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Can you provide a proof or counterexample for the following claim?

Let $P_m(x)=2^{-m}\cdot((x-\sqrt{x^2-4})^m+(x+\sqrt{x^2-4})^m)$ . Let $N= 4kp^{n}+1 $ where $k$ is a positive natural number , $ 4k<2^n$ , $p$ is a prime number and $n\ge3$ . Let $a$ be a natural number greater than two such that $\left(\frac{a-2}{N}\right)=-1$ and $\left(\frac{a+2}{N}\right)=-1$ where $\left(\frac{}{}\right)$ denotes Jacobi symbol. Let $S_i=P_p(S_{i-1})$ with $S_0$ equal to the modular $P_{kp^2}(a)\phantom{5} \text{mod} \phantom{5} N$. Then $N$ is prime if and only if $S_{n-2} \equiv 0 \pmod{N}$ .

You can run this test here.

I have verified this claim for $k \in [1,500]$ with $p \leq 97$ and $n \in [3,50]$ .

Further generalization of the claim

A

Let $P_m(x)=2^{-m}\cdot((x-\sqrt{x^2-4})^m+(x+\sqrt{x^2-4})^m)$ . Let $N= 2kp^{n} + 1 $ where $k$ is a positive natural number , $ 2k<2^n$ , $p$ is a prime number and $n\ge3$ . Let $a$ be a natural number greater than two such that $\left(\frac{a-2}{N}\right)=-1$ and $\left(\frac{a+2}{N}\right)=-1$ where $\left(\frac{}{}\right)$ denotes Jacobi symbol. Let $S_i=P_p(S_{i-1})$ with $S_0$ equal to the modular $P_{kp^2}(a)\phantom{5} \text{mod} \phantom{5} N$. Then $N$ is prime if and only if $S_{n-2} \equiv -2 \pmod{N}$ .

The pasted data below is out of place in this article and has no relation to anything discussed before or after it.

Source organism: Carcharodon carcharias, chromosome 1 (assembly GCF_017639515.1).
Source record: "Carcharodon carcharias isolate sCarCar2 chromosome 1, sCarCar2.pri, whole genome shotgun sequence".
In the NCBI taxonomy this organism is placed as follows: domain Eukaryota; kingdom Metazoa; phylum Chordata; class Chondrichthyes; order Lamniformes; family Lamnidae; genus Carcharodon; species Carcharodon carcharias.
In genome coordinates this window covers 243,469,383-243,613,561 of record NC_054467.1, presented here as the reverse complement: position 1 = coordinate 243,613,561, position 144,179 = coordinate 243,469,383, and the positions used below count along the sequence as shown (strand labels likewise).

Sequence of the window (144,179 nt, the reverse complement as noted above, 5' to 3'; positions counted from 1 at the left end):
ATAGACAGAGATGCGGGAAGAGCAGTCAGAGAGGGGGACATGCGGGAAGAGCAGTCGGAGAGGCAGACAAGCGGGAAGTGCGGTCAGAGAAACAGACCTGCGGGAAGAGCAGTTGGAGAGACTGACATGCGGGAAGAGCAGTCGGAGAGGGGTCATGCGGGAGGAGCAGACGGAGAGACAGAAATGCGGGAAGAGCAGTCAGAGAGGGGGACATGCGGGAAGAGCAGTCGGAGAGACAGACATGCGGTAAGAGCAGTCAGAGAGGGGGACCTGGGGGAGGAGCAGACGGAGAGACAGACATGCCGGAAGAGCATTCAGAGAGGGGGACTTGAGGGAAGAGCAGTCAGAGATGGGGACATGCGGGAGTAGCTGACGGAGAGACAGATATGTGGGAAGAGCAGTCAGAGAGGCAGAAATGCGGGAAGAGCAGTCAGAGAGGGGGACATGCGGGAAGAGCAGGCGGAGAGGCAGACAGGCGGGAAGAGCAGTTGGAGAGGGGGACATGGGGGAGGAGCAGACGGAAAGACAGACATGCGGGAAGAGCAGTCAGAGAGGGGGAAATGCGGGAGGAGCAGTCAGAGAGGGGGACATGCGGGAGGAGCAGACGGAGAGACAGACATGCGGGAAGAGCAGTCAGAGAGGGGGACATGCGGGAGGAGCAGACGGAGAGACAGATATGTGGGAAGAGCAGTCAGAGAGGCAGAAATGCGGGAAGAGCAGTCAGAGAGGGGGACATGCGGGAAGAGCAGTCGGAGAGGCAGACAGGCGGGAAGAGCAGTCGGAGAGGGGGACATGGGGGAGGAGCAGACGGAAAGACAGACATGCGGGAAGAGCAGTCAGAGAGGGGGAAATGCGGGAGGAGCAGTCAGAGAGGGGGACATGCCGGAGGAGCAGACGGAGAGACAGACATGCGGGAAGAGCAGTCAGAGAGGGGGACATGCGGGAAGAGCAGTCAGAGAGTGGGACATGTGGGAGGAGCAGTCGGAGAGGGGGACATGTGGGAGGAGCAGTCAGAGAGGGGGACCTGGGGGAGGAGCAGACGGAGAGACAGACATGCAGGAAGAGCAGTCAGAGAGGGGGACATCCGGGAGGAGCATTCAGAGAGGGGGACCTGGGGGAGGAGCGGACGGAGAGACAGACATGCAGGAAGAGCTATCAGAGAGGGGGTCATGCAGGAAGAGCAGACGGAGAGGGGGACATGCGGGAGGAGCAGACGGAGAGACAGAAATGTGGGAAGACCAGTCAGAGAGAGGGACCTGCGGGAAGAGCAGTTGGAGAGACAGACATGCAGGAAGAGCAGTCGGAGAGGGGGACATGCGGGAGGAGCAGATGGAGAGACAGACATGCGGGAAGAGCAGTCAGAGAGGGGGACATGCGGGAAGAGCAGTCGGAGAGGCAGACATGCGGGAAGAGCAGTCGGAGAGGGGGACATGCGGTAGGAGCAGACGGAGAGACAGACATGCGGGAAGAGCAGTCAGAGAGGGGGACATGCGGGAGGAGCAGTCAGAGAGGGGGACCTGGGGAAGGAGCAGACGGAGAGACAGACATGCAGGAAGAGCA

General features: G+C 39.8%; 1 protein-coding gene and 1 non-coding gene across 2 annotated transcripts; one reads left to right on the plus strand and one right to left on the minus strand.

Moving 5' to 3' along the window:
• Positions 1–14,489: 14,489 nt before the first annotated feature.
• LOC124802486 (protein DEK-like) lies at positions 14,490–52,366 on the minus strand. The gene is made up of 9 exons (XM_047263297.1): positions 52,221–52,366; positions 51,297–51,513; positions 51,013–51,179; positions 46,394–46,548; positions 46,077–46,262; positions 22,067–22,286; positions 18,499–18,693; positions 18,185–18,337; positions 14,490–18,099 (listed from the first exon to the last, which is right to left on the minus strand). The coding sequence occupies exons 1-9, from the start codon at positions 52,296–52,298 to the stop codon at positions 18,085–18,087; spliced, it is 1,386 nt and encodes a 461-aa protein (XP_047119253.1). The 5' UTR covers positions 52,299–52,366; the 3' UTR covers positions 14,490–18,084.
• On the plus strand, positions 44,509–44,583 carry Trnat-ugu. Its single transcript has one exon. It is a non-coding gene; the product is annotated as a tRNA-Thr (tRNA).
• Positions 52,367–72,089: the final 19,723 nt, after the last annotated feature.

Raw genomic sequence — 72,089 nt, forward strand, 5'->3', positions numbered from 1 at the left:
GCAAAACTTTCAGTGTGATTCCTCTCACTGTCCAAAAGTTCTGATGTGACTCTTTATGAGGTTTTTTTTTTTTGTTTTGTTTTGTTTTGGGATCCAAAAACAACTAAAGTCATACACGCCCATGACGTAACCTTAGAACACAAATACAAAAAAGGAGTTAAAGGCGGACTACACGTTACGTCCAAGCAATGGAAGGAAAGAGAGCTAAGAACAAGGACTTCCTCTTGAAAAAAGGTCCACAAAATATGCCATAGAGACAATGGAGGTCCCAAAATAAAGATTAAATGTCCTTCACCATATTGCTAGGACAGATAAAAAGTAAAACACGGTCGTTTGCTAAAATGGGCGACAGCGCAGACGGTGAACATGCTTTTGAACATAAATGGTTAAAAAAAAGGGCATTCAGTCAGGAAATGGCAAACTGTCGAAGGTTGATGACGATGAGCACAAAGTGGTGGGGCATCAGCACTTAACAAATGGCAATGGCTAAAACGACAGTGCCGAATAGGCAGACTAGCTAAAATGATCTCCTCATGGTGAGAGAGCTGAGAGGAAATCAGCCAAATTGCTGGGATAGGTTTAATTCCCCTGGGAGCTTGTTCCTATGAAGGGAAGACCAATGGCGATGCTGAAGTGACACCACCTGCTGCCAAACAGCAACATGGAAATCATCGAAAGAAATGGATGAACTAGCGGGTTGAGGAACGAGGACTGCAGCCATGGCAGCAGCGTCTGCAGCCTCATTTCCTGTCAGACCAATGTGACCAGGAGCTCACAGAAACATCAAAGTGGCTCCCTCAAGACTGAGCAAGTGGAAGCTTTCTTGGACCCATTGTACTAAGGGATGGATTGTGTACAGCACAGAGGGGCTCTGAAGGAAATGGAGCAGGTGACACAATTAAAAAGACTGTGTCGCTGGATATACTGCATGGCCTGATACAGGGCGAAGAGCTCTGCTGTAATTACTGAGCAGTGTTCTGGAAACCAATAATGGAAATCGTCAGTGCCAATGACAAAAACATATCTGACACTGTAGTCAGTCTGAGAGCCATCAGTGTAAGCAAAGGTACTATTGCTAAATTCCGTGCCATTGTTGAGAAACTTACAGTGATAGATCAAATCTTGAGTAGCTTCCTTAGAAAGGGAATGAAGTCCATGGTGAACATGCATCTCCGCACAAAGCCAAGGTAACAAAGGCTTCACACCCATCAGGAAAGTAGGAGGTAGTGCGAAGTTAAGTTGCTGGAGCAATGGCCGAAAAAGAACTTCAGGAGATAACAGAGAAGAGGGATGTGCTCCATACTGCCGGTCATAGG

You can run this test here.

B

Let $P_m(x)=2^{-m}\cdot((x-\sqrt{x^2-4})^m+(x+\sqrt{x^2-4})^m)$ . Let $N= 2kp^{n} - 1 $ where $k$ is a positive natural number , $ 2k<2^n$ , $p$ is a prime number and $n\ge3$ . Let $a$ be a natural number greater than two such that $\left(\frac{a-2}{N}\right)=1$ and $\left(\frac{a+2}{N}\right)=-1$ where $\left(\frac{}{}\right)$ denotes Jacobi symbol. Let $S_i=P_p(S_{i-1})$ with $S_0$ equal to the modular $P_{kp^2}(a)\phantom{5} \text{mod} \phantom{5} N$. Then $N$ is prime if and only if $S_{n-2} \equiv -2 \pmod{N}$ .

You can run this test here.

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The "if and only if" statement fails for $$[p,n,k,a] \in \{ [3, 4, 1, 100], [3, 4, 1, 225], [3, 6, 13, 2901] \}$$ and many others. In these cases, $N$ is not prime, but the congruence $S_{n-2}\equiv 0\pmod{N}$ still holds.

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